‘I come over fairly frequently—this is a very pretty part of the country.’

She agreed and wished heartily that Derek and her father would stop whatever they were saying to each other and help out with the talk.

‘What a pity it is that convention prevents us from saying what we wish to say and forces us to make small talk about the weather.’

He had a deep voice and his English was faultless with only a slight accent. She stared at him, at a loss for words for a moment. Then she said, ‘That wouldn’t do at all.’ She spoke sharply. ‘But I think you would like to.’

He smiled then, a small smile which made her feel foolish although she had no idea why. ‘Indeed I would, and I must warn you that at times I do.’ He paused. ‘Speak my mind.’

‘Then I am sorry for whoever has to listen to you,’ she said with a snap. ‘You’ll excuse me? I see someone I want to talk to.’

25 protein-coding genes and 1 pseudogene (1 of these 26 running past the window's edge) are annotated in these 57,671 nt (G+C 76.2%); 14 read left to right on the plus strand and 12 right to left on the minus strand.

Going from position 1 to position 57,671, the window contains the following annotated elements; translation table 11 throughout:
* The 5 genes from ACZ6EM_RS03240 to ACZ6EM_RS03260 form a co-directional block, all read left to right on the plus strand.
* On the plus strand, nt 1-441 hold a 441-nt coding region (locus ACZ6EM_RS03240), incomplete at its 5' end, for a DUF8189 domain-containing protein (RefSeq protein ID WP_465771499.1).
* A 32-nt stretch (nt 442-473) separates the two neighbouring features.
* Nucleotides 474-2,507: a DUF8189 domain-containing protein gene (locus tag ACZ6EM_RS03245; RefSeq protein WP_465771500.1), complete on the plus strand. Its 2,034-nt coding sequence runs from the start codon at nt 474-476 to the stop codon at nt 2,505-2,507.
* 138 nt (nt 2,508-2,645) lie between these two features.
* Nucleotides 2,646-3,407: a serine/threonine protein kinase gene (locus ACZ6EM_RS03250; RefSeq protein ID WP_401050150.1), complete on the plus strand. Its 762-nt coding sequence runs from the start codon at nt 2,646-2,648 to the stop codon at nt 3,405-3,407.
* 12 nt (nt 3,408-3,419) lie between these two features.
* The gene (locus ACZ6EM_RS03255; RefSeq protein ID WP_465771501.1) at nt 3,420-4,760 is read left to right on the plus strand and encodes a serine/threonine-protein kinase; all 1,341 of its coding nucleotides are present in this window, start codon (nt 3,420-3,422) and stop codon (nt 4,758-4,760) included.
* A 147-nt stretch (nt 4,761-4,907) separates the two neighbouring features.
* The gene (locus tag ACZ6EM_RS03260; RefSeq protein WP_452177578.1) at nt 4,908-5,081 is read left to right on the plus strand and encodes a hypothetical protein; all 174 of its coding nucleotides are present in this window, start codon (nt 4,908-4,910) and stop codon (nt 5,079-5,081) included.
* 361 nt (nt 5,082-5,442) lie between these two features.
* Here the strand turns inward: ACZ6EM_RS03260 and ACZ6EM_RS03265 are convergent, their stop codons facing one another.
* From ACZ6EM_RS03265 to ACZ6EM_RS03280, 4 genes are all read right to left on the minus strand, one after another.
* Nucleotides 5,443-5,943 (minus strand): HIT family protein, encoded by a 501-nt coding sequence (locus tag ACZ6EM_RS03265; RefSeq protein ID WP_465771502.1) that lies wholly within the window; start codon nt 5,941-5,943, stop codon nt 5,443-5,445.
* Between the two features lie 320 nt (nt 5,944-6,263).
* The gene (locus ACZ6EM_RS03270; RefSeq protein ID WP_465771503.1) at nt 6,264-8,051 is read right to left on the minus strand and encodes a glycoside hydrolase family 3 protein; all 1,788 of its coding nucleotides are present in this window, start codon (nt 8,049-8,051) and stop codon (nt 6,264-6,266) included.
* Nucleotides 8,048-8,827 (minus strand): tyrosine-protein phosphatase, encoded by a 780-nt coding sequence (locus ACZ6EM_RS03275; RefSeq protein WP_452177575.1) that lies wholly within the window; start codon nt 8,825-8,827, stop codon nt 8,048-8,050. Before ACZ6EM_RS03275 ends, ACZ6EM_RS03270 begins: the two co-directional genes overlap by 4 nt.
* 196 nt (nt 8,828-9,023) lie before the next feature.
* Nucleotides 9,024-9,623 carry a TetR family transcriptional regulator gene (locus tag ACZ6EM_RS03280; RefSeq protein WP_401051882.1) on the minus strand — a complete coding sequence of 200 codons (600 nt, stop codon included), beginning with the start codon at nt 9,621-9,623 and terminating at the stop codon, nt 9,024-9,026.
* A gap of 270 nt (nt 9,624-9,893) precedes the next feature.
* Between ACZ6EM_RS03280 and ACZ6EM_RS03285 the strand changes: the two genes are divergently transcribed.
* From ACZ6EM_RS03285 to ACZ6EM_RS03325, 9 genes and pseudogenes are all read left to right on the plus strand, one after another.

She left him and he watched her go before joining her father and his friend.

She knew everyone there, going from group to group, exchanging gossip, and all the while knowing that she would have to find the wretched man and apologise for her rudeness. All the same, she reminded herself, she had meant it.

Her mother and father were on the point of leaving when she saw him again, talking to the Reverend Mr Perkins. She made her way slowly towards them, intent on getting the business over since they weren’t likely to meet again.

The rector saw her first. ‘Beatrice—I’ve been wanting a word with you—come over to the rectory in the morning, will you …?’ He looked apologetically at the man beside him. ‘Christmas, you know—such a busy time.’ He held out a hand. ‘A pleasure meeting you, and I hope it may be repeated.’ He beamed at Beatrice. ‘I leave you in good hands; Beatrice is a sweet girl.’ He trotted off, unaware of the effect of his words.

Her companion lifted his eyebrows. ‘I’m delighted to hear that,’ he said pleasantly, ‘and, I must admit, surprised.’

Beatrice’s magnificent bosom swelled with sudden temper. ‘I might have known,’ she said bitterly. ‘I came to apologise for being rude, but I’m not going to now.’